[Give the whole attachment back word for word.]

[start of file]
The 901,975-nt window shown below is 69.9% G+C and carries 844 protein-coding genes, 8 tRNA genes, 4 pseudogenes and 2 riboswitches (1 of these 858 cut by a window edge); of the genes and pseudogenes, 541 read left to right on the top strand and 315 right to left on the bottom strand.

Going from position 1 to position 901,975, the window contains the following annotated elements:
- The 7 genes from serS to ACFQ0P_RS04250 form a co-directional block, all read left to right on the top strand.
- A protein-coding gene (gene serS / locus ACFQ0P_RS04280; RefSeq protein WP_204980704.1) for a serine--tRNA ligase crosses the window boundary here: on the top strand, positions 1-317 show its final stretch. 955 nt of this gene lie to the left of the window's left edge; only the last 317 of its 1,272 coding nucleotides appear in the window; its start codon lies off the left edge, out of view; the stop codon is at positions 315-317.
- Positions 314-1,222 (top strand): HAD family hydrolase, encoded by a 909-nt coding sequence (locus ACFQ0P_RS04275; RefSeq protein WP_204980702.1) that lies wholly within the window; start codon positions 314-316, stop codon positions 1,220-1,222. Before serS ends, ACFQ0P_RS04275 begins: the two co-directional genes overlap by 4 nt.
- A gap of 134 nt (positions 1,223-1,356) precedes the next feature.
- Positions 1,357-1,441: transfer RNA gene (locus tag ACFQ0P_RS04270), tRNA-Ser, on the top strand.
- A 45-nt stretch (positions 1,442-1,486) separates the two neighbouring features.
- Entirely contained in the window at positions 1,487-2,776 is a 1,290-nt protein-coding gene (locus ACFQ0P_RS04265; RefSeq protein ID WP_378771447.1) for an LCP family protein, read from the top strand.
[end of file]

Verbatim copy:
The 901,975-nt window shown below is 69.9% G+C and carries 844 protein-coding genes, 8 tRNA genes, 4 pseudogenes and 2 riboswitches (1 of these 858 cut by a window edge); of the genes and pseudogenes, 541 read left to right on the top strand and 315 right to left on the bottom strand.

Going from position 1 to position 901,975, the window contains the following annotated elements:
- The 7 genes from serS to ACFQ0P_RS04250 form a co-directional block, all read left to right on the top strand.
- A protein-coding gene (gene serS / locus ACFQ0P_RS04280; RefSeq protein WP_204980704.1) for a serine--tRNA ligase crosses the window boundary here: on the top strand, positions 1-317 show its final stretch. 955 nt of this gene lie to the left of the window's left edge; only the last 317 of its 1,272 coding nucleotides appear in the window; its start codon lies off the left edge, out of view; the stop codon is at positions 315-317.
- Positions 314-1,222 (top strand): HAD family hydrolase, encoded by a 909-nt coding sequence (locus ACFQ0P_RS04275; RefSeq protein WP_204980702.1) that lies wholly within the window; start codon positions 314-316, stop codon positions 1,220-1,222. Before serS ends, ACFQ0P_RS04275 begins: the two co-directional genes overlap by 4 nt.
- A gap of 134 nt (positions 1,223-1,356) precedes the next feature.
- Positions 1,357-1,441: transfer RNA gene (locus tag ACFQ0P_RS04270), tRNA-Ser, on the top strand.
- A 45-nt stretch (positions 1,442-1,486) separates the two neighbouring features.
- Entirely contained in the window at positions 1,487-2,776 is a 1,290-nt protein-coding gene (locus ACFQ0P_RS04265; RefSeq protein ID WP_378771447.1) for an LCP family protein, read from the top strand.